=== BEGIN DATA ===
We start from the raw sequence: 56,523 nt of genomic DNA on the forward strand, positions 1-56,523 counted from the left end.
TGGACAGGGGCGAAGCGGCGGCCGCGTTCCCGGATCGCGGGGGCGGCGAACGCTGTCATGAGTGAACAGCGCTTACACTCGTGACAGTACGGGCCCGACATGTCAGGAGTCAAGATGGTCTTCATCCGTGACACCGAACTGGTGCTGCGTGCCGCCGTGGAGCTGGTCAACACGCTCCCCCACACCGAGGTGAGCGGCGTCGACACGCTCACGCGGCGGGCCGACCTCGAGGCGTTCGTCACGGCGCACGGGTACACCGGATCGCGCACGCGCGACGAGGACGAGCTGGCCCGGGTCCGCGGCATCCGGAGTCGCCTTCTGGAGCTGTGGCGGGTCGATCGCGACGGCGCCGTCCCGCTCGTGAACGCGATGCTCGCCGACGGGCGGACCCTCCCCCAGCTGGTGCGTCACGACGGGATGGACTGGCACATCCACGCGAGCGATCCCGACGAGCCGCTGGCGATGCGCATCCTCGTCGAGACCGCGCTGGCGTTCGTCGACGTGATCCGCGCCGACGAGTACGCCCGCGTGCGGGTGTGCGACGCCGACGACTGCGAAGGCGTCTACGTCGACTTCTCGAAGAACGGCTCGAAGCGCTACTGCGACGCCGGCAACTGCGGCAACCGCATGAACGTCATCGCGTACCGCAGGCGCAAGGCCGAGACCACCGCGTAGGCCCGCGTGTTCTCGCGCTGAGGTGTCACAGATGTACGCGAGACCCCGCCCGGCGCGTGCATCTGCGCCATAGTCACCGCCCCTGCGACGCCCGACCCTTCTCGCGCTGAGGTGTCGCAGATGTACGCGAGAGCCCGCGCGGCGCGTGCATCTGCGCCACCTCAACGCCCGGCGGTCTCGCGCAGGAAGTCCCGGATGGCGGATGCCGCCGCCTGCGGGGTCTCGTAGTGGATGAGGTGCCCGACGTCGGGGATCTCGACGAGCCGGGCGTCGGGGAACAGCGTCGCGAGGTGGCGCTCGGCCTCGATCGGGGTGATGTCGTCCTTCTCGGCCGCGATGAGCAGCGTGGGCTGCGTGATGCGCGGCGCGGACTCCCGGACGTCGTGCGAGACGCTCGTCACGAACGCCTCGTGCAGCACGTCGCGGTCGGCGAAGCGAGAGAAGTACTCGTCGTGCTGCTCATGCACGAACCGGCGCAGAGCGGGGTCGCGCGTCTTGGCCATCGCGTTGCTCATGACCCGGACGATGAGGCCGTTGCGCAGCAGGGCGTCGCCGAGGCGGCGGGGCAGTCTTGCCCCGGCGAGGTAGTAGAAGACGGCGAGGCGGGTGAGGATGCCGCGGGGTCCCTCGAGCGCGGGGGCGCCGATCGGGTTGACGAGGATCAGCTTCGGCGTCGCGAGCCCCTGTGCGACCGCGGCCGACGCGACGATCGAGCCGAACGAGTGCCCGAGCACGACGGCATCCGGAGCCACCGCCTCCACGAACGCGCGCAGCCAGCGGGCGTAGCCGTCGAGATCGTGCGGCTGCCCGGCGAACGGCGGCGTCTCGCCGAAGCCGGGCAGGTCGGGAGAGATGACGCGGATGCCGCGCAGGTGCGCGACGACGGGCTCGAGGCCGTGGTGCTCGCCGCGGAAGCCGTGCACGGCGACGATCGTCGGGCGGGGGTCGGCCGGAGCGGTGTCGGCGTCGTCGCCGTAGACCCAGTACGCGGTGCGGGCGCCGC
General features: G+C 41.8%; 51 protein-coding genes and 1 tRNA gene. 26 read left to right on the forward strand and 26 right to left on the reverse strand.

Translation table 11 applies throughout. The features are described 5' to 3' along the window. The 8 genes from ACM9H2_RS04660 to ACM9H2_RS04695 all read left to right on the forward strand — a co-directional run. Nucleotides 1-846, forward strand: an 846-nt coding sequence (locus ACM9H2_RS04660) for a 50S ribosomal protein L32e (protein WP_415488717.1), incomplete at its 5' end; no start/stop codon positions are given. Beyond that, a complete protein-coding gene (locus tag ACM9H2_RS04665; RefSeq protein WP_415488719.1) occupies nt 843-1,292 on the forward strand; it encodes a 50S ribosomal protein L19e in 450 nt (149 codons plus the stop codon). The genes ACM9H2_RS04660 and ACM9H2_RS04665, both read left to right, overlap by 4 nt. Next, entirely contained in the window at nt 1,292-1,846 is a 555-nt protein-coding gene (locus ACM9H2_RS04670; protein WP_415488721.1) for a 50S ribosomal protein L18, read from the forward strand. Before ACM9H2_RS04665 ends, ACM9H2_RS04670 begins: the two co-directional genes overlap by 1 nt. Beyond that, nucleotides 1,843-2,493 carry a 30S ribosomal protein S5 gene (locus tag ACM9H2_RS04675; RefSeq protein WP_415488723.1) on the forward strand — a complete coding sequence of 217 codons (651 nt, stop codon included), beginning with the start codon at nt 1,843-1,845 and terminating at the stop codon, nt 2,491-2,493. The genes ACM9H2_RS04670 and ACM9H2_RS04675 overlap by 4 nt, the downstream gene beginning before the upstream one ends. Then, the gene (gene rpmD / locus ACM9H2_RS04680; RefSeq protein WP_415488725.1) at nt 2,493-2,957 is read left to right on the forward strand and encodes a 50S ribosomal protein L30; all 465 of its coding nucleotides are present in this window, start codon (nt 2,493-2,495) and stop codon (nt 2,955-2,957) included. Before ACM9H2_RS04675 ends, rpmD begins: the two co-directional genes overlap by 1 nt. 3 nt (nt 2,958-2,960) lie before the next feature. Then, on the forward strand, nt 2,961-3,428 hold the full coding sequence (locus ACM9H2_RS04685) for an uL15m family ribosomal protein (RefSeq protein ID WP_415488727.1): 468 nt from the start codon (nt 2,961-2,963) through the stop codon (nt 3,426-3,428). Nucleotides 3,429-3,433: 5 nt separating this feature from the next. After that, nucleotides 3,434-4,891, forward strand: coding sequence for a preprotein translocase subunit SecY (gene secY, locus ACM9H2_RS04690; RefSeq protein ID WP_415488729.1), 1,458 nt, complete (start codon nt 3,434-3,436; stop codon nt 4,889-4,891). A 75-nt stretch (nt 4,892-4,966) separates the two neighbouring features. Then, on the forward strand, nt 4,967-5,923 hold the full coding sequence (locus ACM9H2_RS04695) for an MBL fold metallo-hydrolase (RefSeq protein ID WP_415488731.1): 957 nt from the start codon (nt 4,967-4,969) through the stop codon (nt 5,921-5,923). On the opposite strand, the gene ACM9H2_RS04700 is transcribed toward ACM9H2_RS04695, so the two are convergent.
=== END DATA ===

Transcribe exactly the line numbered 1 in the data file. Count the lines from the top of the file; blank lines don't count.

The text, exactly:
We start from the raw sequence: 56,523 nt of genomic DNA on the forward strand, positions 1-56,523 counted from the left end.